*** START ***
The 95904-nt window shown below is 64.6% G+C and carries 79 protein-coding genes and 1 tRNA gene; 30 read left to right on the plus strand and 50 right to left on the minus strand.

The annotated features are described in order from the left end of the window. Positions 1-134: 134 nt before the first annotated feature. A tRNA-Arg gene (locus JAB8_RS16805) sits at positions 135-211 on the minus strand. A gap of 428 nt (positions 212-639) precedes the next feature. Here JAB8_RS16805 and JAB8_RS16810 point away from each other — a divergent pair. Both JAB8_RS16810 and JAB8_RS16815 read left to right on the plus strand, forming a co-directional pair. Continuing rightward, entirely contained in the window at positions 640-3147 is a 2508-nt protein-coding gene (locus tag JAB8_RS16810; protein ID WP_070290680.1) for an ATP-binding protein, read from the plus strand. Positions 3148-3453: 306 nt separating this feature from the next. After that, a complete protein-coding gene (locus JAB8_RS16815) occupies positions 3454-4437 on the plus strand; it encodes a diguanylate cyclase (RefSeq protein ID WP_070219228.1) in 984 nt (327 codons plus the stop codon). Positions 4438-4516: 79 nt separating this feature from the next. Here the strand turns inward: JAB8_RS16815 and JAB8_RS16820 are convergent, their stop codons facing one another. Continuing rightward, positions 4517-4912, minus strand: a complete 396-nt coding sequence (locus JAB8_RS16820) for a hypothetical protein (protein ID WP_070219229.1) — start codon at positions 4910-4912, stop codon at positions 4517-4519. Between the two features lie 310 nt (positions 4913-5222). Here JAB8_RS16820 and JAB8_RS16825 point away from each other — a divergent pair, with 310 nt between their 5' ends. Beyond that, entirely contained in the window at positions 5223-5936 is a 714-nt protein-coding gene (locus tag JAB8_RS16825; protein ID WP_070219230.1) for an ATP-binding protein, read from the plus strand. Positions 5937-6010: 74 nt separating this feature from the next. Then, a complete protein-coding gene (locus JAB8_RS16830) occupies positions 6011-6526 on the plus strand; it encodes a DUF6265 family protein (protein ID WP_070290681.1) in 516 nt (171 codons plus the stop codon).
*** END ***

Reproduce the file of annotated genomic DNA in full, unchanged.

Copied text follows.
The 95904-nt window shown below is 64.6% G+C and carries 79 protein-coding genes and 1 tRNA gene; 30 read left to right on the plus strand and 50 right to left on the minus strand.

The annotated features are described in order from the left end of the window. Positions 1-134: 134 nt before the first annotated feature. A tRNA-Arg gene (locus JAB8_RS16805) sits at positions 135-211 on the minus strand. A gap of 428 nt (positions 212-639) precedes the next feature. Here JAB8_RS16805 and JAB8_RS16810 point away from each other — a divergent pair. Both JAB8_RS16810 and JAB8_RS16815 read left to right on the plus strand, forming a co-directional pair. Continuing rightward, entirely contained in the window at positions 640-3147 is a 2508-nt protein-coding gene (locus tag JAB8_RS16810; protein ID WP_070290680.1) for an ATP-binding protein, read from the plus strand. Positions 3148-3453: 306 nt separating this feature from the next. After that, a complete protein-coding gene (locus JAB8_RS16815) occupies positions 3454-4437 on the plus strand; it encodes a diguanylate cyclase (RefSeq protein ID WP_070219228.1) in 984 nt (327 codons plus the stop codon). Positions 4438-4516: 79 nt separating this feature from the next. Here the strand turns inward: JAB8_RS16815 and JAB8_RS16820 are convergent, their stop codons facing one another. Continuing rightward, positions 4517-4912, minus strand: a complete 396-nt coding sequence (locus JAB8_RS16820) for a hypothetical protein (protein ID WP_070219229.1) — start codon at positions 4910-4912, stop codon at positions 4517-4519. Between the two features lie 310 nt (positions 4913-5222). Here JAB8_RS16820 and JAB8_RS16825 point away from each other — a divergent pair, with 310 nt between their 5' ends. Beyond that, entirely contained in the window at positions 5223-5936 is a 714-nt protein-coding gene (locus tag JAB8_RS16825; protein ID WP_070219230.1) for an ATP-binding protein, read from the plus strand. Positions 5937-6010: 74 nt separating this feature from the next. Then, a complete protein-coding gene (locus JAB8_RS16830) occupies positions 6011-6526 on the plus strand; it encodes a DUF6265 family protein (protein ID WP_070290681.1) in 516 nt (171 codons plus the stop codon).